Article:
LewAllen Galleries Timeline

LewAllen Galleries | The gallery is founded in 1976 by the legendary Elaine Horwitch, one of the most colorful and important figures in contemporary Southwestern American Art.

LewAllen Galleries | After Horwitch’s death in 1991, well-respected Santa Fe gallerist Arlene LewAllen partners with the Horwitch family and ultimately buys the gallery, changing the name to LewAllen Contemporary in 1997.

LewAllen Galleries | Kenneth Marvel (left) and Robert Gardner (right) purchase the gallery in 2003 after Arlene LewAllen’s death in 2002.

LewAllen Galleries | The original gallery location in Downtown Santa Fe included the building above, constructed by the Horwitch family and specially designed to include a second level to house heavy stone sculpture. Gardner and Marvel continued the tradition of festive show openings in this space.

LewAllen Galleries | Leading international art writer and critic, Edward Lucie-Smith, shown here, helps inaugurate new program expansion to include Modernist Art with exhibition of Russian Futurist David Burliuk. Prominent NY gallerist, Louis Newman, becomes LewAllen Director of Modernism in 2016.

LewAllen Galleries | Larry Brown, long-time Marvel colleague from previous design and marketing business, joins LewAllen as senior director of sales and establishes relationship-based and education-focused sales and marketing program.

LewAllen Galleries | Beginning in 2004, the gallery’s scope is expanded to create a major concentration on shows to renew attention for underrecognized 20th century artists of great artistic merit; shown here is the first Dan Christensen exhibition in 2004.

LewAllen Galleries | The gallery begins building its own museum-like facility in the Railyard Arts District of Santa Fe and works with award-winning art-space architect to design new building with nearly 14,000 square feet of exhibition, art storage, and office space.

LewAllen Galleries | New facility opens to wide acclaim and wins an architectural award. LewAllen is able to stage robust program of up to 20 exhibitions annually accompanied by catalogs and brochures, plus a newly launched website, to extend its commitment to information and stories about the gallery's artists and their artwork.

Founded in 1976

LewAllen Galleries has a long and rich history, starting with the original founder of the gallery, who was one of the most colorful and important figures in contemporary Southwestern American Art.

The gallery began in 1976 when the legendary Elaine Horwitch opened her gallery location at 129 West Palace Avenue in Santa Fe. Horwitch was well known throughout the art world as flamboyant and courageous as she pioneered what became known nationally as “Art of the Southwest,” and for launching the careers of hundreds of successful artists during the ‘70s and ‘80s.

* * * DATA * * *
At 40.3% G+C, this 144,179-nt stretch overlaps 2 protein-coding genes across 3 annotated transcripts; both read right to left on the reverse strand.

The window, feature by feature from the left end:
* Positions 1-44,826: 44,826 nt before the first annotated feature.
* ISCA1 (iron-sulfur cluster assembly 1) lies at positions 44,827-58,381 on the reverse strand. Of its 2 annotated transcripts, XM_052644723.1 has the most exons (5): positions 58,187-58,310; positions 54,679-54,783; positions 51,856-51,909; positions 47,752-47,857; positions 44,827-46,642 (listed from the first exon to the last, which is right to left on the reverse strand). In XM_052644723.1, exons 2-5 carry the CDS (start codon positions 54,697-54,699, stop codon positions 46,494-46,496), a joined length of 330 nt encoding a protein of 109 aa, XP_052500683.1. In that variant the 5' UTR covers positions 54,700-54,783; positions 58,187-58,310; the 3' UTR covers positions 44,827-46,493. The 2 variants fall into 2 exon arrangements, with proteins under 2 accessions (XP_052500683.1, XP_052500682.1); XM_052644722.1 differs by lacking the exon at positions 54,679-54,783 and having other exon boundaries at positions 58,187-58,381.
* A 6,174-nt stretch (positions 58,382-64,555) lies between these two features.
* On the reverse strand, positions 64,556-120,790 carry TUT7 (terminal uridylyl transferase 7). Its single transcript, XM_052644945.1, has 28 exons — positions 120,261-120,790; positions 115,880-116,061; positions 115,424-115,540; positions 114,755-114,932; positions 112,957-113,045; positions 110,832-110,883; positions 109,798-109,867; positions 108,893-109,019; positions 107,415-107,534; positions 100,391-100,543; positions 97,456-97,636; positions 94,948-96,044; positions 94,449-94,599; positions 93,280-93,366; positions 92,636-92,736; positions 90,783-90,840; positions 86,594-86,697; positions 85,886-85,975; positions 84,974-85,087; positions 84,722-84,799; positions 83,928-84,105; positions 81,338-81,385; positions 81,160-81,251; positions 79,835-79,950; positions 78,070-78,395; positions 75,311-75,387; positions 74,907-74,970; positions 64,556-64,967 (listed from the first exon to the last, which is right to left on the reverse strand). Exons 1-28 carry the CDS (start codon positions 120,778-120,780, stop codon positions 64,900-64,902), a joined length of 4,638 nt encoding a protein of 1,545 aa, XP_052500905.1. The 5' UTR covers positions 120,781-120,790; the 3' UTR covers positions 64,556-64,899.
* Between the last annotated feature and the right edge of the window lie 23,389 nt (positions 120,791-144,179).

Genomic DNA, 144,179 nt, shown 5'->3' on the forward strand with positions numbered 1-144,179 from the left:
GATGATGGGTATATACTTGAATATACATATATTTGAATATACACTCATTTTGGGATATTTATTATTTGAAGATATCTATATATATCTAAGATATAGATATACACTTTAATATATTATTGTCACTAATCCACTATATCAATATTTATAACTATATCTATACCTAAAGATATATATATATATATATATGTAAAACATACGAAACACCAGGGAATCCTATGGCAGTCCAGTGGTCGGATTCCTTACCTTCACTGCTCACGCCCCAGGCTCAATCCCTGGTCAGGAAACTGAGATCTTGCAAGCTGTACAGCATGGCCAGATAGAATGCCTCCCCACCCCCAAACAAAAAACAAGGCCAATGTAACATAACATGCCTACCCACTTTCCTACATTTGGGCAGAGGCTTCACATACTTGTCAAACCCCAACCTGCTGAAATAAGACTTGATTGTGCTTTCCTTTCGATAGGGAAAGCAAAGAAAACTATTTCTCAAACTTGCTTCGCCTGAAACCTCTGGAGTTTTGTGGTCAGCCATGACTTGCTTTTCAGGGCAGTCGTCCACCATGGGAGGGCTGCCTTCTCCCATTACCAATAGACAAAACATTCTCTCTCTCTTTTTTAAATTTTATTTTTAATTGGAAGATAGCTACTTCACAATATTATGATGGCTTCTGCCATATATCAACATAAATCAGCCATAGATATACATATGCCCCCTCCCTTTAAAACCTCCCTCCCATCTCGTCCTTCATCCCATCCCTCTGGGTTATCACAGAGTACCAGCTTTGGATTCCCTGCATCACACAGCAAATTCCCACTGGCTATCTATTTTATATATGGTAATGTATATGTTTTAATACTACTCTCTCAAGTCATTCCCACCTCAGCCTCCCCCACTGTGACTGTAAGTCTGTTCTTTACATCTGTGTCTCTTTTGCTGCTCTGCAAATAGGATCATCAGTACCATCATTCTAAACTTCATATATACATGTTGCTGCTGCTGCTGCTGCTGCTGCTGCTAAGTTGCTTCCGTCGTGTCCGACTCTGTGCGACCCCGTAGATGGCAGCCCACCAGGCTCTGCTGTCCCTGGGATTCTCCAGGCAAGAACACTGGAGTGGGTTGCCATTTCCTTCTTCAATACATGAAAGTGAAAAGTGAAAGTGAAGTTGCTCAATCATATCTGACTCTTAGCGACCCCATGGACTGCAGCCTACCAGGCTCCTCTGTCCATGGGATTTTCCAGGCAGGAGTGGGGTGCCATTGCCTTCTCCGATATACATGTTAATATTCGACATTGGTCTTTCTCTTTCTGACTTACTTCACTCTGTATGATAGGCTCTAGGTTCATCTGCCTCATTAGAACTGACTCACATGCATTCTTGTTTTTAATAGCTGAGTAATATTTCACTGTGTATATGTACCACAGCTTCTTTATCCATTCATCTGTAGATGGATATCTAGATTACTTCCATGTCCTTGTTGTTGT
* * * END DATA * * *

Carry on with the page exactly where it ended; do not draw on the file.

Her roster expanded to include an unheard-of more than 200 artists and she was famous for elaborate and highly anticipated openings. Horwitch put her gallery on the national map, presenting important art by internationally prominent artists who transcended regional concentration. Works by such figures as Larry Rivers, Georgia O’Keeffe, Louise Nevelson, Robert Rauschenberg, Helen Frankenthaler, Paul Jenkins, Jim Dine, Sam Francis, and Fritz Scholder, among others, were represented. National and international “blue chip” art was exhibited side-by-side with high-quality Southwestern art with a broader focus on excellence, irrespective of geography, which distinguishes the gallery’s program today.


The Elaine Horwitch era ended with her unexpected death on September 21, 1991. The Horwitch family continued the business, with various members assuming gallery responsibilities. 

The gallery joined forces in 1994 with the well-respected Santa Fe gallerist Arlene LewAllen to become the Horwitch LewAllen Gallery. In 1997 the gallery became owned exclusively by LewAllen and its name changed to “LewAllen Contemporary.”

Arlene LewAllen was a much-beloved figure in the Santa Fe arts community whose significant experience as an arts educator and gallerist qualified her to build upon the Horwitch legacy, but also to establish a number of important new directions consistent with evolving changes in the art market during the 1990s. She directed the gallery’s transition toward a more sophisticated, nationally-focused art program. Unfortunately, Arlene LewAllen died unexpectedly on June 14, 2002.


On May 31, 2003, LewAllen Contemporary was purchased by Robert Gardner and Kenneth Marvel. Life partners and now business partners as well, Gardner and Marvel had previous careers in business, law, and education. Moving to Santa Fe and becoming involved in the art business was the fulfillment of an exciting quality of life ambition for them as they approached the second half of their lives.

Marvel had grown up in an arts family where his father had been the Dean of Fine and Performing Arts of a university. Graduating from Harvard Law School, Marvel became a partner in a prominent law firm, practicing merger, acquisition, finance, and litigation strategy law. Subsequently, he became part-owner and president/CEO of an international design, manufacturing, and marketing holding company and was then involved in commercial real estate and private investments. Gardner received a Masters degree in Journalism from Boston University and then an MBA from the Cox School of Business at Southern Methodist University where he established and managed, for nearly 20 years, the Executive Education Program for senior international business executives, designing and conducting educational programs in Asia, Europe, and the Middle East, as well as, the United States.